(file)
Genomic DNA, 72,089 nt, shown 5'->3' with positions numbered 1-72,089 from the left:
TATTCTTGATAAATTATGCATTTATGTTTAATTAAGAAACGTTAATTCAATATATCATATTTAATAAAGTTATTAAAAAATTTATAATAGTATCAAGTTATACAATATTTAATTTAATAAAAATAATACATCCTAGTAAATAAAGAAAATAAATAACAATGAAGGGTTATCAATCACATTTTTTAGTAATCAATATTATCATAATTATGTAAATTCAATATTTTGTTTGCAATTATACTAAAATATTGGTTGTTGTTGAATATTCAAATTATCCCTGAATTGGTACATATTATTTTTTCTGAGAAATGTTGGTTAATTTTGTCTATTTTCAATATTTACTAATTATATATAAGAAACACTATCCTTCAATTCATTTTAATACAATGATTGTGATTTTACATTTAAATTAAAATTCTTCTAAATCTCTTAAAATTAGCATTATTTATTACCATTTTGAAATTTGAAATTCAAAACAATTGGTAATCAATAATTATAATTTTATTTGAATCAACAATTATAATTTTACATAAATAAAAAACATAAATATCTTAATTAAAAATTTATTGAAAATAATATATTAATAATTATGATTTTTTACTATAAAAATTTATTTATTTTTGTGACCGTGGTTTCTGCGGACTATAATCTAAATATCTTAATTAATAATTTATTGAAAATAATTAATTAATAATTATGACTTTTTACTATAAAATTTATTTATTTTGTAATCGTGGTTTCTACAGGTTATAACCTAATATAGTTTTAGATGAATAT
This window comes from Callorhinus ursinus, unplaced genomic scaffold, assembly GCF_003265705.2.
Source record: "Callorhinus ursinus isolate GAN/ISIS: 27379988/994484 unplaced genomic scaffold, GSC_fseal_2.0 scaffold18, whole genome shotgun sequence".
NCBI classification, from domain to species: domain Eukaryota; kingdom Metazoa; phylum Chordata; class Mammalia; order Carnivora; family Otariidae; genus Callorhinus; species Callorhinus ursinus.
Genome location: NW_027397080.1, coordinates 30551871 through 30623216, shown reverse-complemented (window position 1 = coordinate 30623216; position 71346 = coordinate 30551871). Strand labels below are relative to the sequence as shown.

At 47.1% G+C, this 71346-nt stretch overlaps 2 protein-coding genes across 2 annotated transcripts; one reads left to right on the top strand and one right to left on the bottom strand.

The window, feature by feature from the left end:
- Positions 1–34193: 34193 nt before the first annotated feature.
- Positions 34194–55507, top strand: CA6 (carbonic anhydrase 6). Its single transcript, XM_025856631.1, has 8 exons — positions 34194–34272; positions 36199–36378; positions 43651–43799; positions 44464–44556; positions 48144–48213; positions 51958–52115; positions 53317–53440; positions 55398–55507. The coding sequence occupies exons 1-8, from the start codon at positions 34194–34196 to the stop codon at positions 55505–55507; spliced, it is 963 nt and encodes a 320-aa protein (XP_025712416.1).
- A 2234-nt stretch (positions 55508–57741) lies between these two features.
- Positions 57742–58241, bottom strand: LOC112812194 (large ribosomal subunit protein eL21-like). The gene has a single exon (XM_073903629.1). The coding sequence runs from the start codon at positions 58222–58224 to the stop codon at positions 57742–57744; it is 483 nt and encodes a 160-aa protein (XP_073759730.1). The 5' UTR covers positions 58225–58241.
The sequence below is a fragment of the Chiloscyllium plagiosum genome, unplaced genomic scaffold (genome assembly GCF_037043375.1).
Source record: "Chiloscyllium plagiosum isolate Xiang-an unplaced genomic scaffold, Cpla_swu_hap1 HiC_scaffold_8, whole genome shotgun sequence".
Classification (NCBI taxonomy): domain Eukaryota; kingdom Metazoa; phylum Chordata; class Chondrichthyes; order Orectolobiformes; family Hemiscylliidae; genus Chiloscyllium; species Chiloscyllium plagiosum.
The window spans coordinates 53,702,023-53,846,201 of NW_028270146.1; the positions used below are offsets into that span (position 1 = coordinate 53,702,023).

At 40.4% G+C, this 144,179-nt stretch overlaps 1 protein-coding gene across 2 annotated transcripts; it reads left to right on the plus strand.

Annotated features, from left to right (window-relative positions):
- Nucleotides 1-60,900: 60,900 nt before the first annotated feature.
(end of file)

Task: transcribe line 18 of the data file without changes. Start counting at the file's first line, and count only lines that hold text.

Annotated features, from left to right (window-relative positions):